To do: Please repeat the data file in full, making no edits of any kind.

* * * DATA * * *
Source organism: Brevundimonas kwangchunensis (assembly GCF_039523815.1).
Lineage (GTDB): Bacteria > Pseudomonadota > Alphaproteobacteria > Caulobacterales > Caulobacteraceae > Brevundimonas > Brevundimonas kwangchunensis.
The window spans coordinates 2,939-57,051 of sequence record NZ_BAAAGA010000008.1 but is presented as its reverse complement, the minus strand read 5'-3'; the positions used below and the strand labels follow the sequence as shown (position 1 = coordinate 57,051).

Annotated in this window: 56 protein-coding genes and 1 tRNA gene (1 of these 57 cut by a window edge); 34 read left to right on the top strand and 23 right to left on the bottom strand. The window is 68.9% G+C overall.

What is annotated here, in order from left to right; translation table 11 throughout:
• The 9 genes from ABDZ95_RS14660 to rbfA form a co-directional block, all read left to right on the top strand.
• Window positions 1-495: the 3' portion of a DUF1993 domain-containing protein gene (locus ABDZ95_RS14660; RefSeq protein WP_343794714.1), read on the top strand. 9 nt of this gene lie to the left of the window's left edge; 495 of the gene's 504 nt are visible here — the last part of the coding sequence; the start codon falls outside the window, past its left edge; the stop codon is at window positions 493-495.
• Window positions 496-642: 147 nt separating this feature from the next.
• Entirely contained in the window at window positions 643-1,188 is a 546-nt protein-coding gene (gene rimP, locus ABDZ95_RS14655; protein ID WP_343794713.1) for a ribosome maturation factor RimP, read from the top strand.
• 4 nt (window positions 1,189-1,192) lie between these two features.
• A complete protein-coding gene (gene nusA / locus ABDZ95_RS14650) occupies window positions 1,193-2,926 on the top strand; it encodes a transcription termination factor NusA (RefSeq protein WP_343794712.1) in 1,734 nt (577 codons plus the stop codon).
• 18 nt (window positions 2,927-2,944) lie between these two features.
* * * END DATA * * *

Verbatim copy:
Source organism: Brevundimonas kwangchunensis (assembly GCF_039523815.1).
Lineage (GTDB): Bacteria > Pseudomonadota > Alphaproteobacteria > Caulobacterales > Caulobacteraceae > Brevundimonas > Brevundimonas kwangchunensis.
The window spans coordinates 2,939-57,051 of sequence record NZ_BAAAGA010000008.1 but is presented as its reverse complement, the minus strand read 5'-3'; the positions used below and the strand labels follow the sequence as shown (position 1 = coordinate 57,051).

Annotated in this window: 56 protein-coding genes and 1 tRNA gene (1 of these 57 cut by a window edge); 34 read left to right on the top strand and 23 right to left on the bottom strand. The window is 68.9% G+C overall.

What is annotated here, in order from left to right; translation table 11 throughout:
• The 9 genes from ABDZ95_RS14660 to rbfA form a co-directional block, all read left to right on the top strand.
• Window positions 1-495: the 3' portion of a DUF1993 domain-containing protein gene (locus ABDZ95_RS14660; RefSeq protein WP_343794714.1), read on the top strand. 9 nt of this gene lie to the left of the window's left edge; 495 of the gene's 504 nt are visible here — the last part of the coding sequence; the start codon falls outside the window, past its left edge; the stop codon is at window positions 493-495.
• Window positions 496-642: 147 nt separating this feature from the next.
• Entirely contained in the window at window positions 643-1,188 is a 546-nt protein-coding gene (gene rimP, locus ABDZ95_RS14655; protein ID WP_343794713.1) for a ribosome maturation factor RimP, read from the top strand.
• 4 nt (window positions 1,189-1,192) lie between these two features.
• A complete protein-coding gene (gene nusA / locus ABDZ95_RS14650) occupies window positions 1,193-2,926 on the top strand; it encodes a transcription termination factor NusA (RefSeq protein WP_343794712.1) in 1,734 nt (577 codons plus the stop codon).
• 18 nt (window positions 2,927-2,944) lie between these two features.